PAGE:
Tuesday, September 2, 2014
Seventh Circuit Holds That Clean Air Act § 307(b)’s Timing and Venue Limitations Are Not Jurisdictional, Creating Circuit Split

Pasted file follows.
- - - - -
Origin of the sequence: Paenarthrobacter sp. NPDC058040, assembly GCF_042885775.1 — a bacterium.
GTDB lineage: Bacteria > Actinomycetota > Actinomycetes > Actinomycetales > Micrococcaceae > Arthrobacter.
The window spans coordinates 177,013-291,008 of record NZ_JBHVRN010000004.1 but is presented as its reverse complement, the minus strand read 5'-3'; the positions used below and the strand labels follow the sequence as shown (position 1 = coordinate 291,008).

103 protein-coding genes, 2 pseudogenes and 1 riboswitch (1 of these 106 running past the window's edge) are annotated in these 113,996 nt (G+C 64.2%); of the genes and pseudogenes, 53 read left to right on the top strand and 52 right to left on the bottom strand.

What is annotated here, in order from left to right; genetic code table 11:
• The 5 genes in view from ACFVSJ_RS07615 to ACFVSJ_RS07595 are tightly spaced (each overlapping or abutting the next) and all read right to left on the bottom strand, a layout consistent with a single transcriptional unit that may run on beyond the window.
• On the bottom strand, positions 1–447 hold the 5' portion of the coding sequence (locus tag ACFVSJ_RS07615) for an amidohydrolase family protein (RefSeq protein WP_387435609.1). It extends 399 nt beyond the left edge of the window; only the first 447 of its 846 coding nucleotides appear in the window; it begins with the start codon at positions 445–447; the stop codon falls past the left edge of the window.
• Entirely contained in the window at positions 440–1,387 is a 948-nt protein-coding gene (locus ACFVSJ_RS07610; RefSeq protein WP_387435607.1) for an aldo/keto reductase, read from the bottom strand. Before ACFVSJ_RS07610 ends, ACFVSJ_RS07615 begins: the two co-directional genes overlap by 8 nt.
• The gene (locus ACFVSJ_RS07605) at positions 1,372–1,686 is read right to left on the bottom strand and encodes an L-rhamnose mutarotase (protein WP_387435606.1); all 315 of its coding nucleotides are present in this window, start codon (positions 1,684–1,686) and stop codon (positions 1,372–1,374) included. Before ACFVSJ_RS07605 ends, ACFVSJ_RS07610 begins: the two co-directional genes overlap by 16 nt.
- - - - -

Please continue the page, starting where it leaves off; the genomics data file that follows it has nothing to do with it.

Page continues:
On August 29, the Seventh Circuit (Easterbrook, Sykes, Tinder) issued a decision in Clean Water Action Council of Northeastern Wisconsin v. EPA, No. 12-3388. This case arose out of Wisconsin’s and EPA’s decisions to approve the renewal of a Clean Air Act Title V permit for a paper mill owned by Georgia-Pacific. The Clean Water Action Council objected to the permit, arguing that when Georgia-Pacific modified the plant in 2004, all of the plant’s emissions—rather than just the increase caused by the modification—should have counted against the applicable PSD Increment. Clean Water Action Council filed a petition for review in the Seventh Circuit. EPA and Georgia-Pacific argued that the petition for review was untimely and brought in the wrong court, because although couched as a challenge to Georgia-Pacific’s permit renewal, it essentially challenged a nationally applicable EPA regulation regarding Title V permit renewals and therefore had to be brought in the D.C. Circuit within sixty days of promulgation of that regulation. The Seventh Circuit held that, contrary to decisions of the Tenth and D.C. Circuits, the timing and venue restrictions in Clean Air Act § 307(b) are non-jurisdictional claim-processing rules. Concluding that the requirements of § 307(b) are non-jurisdictional allowed the court of appeals to reject Clean Water Action Council’s petition on other grounds, without reaching the question whether the petition challenged a nationally applicable EPA regulation and should have been brought in the D.C. Circuit. On the merits of Clean Water Action Council’s petition, the Seventh Circuit upheld as reasonable EPA’s interpretation that the Clean Air Act allows the agency to count only the emissions increase caused by the modification against a PSD Increment.